This would seem like a déjà vu of the Asian Crisis of the 90s (Wikipedia.org)
Thailand's economy developed into a bubble fueled by "hot money". More and more was required as the size of the bubble grew. The same type of situation happened in Malaysia, and Indonesia, which had the added complication of what was called "crony capitalism". The short-term capital flow was expensive and often highly conditioned for quick profit. Development money went in a largely uncontrolled manner to certain people only, not particularly the best suited or most efficient, but those closest to the centers of power
Eventually the entire thing collapses.
Only when the tide goes out, to quote Warren Buffett, do you discover who's been swimming naked.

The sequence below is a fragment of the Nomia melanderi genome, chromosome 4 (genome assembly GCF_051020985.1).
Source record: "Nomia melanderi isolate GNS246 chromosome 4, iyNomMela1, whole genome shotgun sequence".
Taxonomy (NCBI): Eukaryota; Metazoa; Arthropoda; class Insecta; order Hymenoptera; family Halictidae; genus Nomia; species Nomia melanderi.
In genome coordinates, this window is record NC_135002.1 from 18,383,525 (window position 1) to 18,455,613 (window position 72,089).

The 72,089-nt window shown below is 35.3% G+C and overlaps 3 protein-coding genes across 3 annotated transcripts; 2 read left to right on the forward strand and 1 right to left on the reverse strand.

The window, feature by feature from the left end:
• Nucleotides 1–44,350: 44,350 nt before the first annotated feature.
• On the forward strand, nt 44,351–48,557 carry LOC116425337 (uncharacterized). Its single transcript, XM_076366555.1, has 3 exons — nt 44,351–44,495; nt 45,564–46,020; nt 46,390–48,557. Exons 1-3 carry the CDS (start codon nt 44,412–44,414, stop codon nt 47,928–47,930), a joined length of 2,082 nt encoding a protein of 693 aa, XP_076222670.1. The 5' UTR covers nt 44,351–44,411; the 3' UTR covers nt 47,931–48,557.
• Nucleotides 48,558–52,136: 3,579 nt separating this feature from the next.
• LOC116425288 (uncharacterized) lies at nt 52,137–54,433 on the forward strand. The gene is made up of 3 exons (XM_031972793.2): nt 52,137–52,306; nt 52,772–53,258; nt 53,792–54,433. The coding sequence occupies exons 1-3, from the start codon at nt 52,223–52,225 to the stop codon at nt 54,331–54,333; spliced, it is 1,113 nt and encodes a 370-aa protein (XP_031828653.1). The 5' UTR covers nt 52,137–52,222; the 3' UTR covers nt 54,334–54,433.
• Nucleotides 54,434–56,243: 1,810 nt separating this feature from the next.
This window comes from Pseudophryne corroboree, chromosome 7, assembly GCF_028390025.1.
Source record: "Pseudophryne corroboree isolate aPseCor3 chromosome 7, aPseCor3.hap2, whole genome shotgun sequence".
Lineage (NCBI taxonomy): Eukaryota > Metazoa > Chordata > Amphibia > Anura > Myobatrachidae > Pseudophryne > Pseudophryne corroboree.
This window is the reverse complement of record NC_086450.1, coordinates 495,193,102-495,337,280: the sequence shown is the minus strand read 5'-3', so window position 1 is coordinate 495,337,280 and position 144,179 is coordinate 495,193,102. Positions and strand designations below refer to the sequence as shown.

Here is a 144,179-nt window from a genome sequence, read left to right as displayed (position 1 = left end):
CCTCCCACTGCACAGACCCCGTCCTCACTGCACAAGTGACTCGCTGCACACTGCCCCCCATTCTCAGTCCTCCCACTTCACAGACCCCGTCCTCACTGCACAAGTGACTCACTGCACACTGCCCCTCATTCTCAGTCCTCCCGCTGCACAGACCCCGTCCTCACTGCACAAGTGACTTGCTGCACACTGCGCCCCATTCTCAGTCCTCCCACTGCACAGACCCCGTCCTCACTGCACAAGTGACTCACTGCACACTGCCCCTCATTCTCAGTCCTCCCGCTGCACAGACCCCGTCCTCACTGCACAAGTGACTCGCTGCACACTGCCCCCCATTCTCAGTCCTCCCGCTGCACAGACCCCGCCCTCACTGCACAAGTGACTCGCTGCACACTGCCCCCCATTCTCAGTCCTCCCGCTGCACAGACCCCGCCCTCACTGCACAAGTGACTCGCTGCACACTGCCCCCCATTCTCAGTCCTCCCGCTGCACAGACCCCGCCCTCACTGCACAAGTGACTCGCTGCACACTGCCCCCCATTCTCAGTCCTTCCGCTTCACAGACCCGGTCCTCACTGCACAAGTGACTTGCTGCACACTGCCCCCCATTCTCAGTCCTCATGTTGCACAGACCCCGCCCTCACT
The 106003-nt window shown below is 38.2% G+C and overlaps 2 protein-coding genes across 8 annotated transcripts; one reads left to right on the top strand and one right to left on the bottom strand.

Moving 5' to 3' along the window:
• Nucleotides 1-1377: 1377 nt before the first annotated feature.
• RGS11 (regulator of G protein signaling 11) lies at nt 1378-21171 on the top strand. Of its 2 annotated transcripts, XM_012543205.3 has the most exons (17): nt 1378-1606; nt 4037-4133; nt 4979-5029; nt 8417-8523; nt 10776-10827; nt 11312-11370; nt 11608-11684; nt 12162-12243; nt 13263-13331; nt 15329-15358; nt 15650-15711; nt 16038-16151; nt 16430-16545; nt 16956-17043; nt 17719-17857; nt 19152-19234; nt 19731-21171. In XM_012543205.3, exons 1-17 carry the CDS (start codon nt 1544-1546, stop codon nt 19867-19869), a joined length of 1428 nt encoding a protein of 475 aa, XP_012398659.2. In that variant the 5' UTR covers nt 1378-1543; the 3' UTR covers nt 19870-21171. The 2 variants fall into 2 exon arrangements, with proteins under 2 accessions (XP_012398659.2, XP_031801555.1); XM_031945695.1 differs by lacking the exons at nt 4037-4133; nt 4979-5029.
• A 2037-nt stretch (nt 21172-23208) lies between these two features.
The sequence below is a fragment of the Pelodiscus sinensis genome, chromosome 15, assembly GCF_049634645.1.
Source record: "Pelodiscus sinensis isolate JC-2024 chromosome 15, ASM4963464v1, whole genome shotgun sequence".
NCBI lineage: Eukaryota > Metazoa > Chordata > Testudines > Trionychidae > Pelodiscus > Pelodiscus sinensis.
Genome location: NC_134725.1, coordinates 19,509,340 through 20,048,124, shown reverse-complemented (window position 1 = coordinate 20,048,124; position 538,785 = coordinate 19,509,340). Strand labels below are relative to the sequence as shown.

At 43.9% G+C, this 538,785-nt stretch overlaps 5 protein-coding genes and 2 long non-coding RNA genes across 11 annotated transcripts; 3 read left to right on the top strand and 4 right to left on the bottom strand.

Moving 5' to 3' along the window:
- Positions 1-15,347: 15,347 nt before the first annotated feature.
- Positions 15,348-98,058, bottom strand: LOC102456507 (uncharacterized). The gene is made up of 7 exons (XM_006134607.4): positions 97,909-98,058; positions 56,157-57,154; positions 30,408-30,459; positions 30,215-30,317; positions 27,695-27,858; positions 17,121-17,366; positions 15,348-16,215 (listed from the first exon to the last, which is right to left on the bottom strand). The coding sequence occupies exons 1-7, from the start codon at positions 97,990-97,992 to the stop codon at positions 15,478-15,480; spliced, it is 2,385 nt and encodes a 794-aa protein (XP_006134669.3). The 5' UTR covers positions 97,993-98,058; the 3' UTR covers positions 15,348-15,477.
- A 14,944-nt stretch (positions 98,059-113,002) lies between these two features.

Party on. But be aware that this is a bubble and not about politically driven progress. Politics is about redistribution or a zero sum game--where someone's gains comes at the expense of another.
It is the markets that provide real growth.
Updated to add:
Below is an example of why credit rating agencies cannot be trusted:
Morgan Stanley successfully pushed Standard & Poor’s and Moody’s Investors Service Inc. to give unwarranted investment-grade ratings in 2006 to $23 billion worth of notes backed by subprime mortgages, investors claimed in a lawsuit, citing documents unsealed in federal court.
According to the plaintiffs, the documents reveal that what the ratings companies describe as independent judgments were actually unsupported by evidence and written in collaboration with the bank that was packaging the securities. Morgan Stanley and the ratings companies deny the allegations.